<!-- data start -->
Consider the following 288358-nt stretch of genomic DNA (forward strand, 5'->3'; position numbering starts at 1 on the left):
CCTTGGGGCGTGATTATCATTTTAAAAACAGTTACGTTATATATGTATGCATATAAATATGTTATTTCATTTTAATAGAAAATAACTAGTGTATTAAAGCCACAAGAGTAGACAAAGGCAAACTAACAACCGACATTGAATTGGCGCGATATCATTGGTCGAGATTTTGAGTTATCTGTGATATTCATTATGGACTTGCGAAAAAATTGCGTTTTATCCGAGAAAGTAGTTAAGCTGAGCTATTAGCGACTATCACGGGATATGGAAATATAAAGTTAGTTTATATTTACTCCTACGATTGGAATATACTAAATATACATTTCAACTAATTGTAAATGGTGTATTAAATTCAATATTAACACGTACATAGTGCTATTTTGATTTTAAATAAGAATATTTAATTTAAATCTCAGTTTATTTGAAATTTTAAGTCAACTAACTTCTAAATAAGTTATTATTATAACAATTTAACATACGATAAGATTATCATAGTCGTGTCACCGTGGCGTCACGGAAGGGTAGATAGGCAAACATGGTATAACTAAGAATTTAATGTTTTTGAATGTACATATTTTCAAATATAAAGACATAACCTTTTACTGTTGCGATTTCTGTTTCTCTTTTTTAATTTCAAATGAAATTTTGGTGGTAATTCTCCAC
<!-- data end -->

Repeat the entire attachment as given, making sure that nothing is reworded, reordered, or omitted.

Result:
Consider the following 288358-nt stretch of genomic DNA (forward strand, 5'->3'; position numbering starts at 1 on the left):
CCTTGGGGCGTGATTATCATTTTAAAAACAGTTACGTTATATATGTATGCATATAAATATGTTATTTCATTTTAATAGAAAATAACTAGTGTATTAAAGCCACAAGAGTAGACAAAGGCAAACTAACAACCGACATTGAATTGGCGCGATATCATTGGTCGAGATTTTGAGTTATCTGTGATATTCATTATGGACTTGCGAAAAAATTGCGTTTTATCCGAGAAAGTAGTTAAGCTGAGCTATTAGCGACTATCACGGGATATGGAAATATAAAGTTAGTTTATATTTACTCCTACGATTGGAATATACTAAATATACATTTCAACTAATTGTAAATGGTGTATTAAATTCAATATTAACACGTACATAGTGCTATTTTGATTTTAAATAAGAATATTTAATTTAAATCTCAGTTTATTTGAAATTTTAAGTCAACTAACTTCTAAATAAGTTATTATTATAACAATTTAACATACGATAAGATTATCATAGTCGTGTCACCGTGGCGTCACGGAAGGGTAGATAGGCAAACATGGTATAACTAAGAATTTAATGTTTTTGAATGTACATATTTTCAAATATAAAGACATAACCTTTTACTGTTGCGATTTCTGTTTCTCTTTTTTAATTTCAAATGAAATTTTGGTGGTAATTCTCCAC